Go Kart Electric Starter
What's a kart?
Karts may seem like little cars, but there are some defining characteristics that separate them from ATVs or other tiny conveyances. Obviously, size is a big factor, but one major aspect of a kart is its complete lack of a traditional suspension; here the axle is firmly affixed to the frame, there is no differential (both rear tires turn at the same speed), and while things like camber and caster may be adjustable, there are no dampers or springs. Overall kart layout tends to feature a driver sitting beside a low capacity engine (generally 125cc or less) that uses either chains or gears to drive the rear axle. Traditionally, a kart has a single brake disc on the rear and nothing on the front (though that's not always the case), and the brake pedal is situated to the left of the kart, with the throttle on the right, forcing the driver to either learn left-foot-braking or go hurtling off course.
A kart should have a very snug, form-fitting seat and no belts of any kind, and while karts rarely have roll-cages or serious crash structures, that's beginning to change. But despite traditional safety features, karting is considered a very safe form of motorsport with injuries rare and generally non-life-threatening. There's always a risk, but if you drive responsibly and take the appropriate safety precautions chances of becoming a pavement stain at your local track are low.
Types of karts
Outdoor "fun" karts
These are the karts that you see baking under the sun (and rusting under the rain) at vacation destinations. They typically have a motor liberated from some unsuspecting lawn mower that puts out somewhere between two and five horses. They're loaded down with heavy body work, gigantic bumpers, thick wheels, and over-built everything that results in a weight somewhere well north of 300 pounds. While they're a fun distraction at the mini-golf course, they're about as close to "real" karting as flying a kite is to manning an F16.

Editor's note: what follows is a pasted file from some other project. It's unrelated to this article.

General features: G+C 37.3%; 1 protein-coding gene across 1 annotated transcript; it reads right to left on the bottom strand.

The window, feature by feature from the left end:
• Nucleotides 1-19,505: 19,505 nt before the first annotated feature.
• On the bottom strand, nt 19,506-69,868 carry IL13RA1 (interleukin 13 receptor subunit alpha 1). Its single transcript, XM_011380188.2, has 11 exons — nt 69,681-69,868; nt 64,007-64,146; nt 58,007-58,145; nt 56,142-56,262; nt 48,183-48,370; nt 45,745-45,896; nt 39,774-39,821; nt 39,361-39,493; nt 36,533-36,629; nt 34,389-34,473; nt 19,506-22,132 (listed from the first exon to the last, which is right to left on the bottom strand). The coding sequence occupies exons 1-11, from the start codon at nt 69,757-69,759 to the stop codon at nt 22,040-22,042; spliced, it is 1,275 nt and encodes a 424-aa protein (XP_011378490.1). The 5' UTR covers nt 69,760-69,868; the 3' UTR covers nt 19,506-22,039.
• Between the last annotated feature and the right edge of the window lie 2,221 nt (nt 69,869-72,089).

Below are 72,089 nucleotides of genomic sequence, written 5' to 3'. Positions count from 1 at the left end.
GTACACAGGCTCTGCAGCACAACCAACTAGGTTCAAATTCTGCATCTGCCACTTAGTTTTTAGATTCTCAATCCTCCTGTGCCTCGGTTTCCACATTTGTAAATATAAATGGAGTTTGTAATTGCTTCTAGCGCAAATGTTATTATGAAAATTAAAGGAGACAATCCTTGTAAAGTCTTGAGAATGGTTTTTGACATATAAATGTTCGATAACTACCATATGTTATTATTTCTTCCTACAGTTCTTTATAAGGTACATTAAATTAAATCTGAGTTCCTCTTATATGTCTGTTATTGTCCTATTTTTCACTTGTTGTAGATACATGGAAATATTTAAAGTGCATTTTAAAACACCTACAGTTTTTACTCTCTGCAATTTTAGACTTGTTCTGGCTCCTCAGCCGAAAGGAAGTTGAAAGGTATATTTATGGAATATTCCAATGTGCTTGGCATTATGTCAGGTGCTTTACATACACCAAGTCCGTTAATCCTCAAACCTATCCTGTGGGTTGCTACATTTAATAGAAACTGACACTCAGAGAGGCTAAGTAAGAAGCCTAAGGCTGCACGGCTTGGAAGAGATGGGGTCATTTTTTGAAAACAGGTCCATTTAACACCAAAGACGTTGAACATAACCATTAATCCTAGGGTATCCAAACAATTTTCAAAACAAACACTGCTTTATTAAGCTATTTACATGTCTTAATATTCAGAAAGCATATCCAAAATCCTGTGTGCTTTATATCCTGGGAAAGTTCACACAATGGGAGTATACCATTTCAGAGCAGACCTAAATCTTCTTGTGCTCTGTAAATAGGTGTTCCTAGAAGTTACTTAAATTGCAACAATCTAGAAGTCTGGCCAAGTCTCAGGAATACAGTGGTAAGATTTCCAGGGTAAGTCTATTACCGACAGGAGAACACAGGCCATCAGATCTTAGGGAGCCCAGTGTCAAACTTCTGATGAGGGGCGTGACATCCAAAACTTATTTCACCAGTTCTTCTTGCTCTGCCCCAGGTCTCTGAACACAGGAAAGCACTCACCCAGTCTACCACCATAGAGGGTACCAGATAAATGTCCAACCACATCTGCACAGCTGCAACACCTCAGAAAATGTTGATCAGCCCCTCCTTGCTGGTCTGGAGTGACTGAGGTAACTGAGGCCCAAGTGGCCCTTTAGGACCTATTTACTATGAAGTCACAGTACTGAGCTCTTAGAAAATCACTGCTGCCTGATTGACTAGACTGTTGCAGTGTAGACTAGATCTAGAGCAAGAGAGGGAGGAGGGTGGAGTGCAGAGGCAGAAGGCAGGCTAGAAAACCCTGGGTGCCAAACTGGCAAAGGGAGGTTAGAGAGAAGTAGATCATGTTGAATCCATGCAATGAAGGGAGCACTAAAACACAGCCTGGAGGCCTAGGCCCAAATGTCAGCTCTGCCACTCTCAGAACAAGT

Now we're getting somewhere. Enduro karts are the sort that you'll usually be thrown into at a kart track's arrive-and drive-program, whether indoor or outdoor. Now you've got a reasonably proper racing chassis, but it's often been cloaked in a wrap-around bumper to prevent the most dangerous type of karting accident: wheel to wheel contact. Motors here tend to be in the eight to ten horsepower range, again typically derived from some sort of small motorized utility product, but given some tuning to make them race-ready. Weight drops to around 250 pounds and, with a hard racing tire, you could see yourself pulling 1.5 g in the corners - better than a Ferrari Enzo. Chassis and motor setup tends to be limited because they're generally used as fleets, with the idea being one is as good as another. That's rarely the case, though, so if you're renting try to jump into one that isn't too beat looking.
It's worth noting there's a huge difference between your average indoor karting track (like the fantastic F1 Boston indoors track) and your average outdoor track (like the equally fantastic F1 Boston outdoors track). Indoor tracks tend to have very slick surfaces that allow the karts to drift very easily and turn on a dime despite their live rear axles. Outdoors, on concrete or asphalt, grip levels are far higher and the driving dynamics are quite different. Whether indoor or out, renting this sort of kart for a few hours is the best way to get a feel for the sport and see if it's something you want to pursue - and it's a great time, too.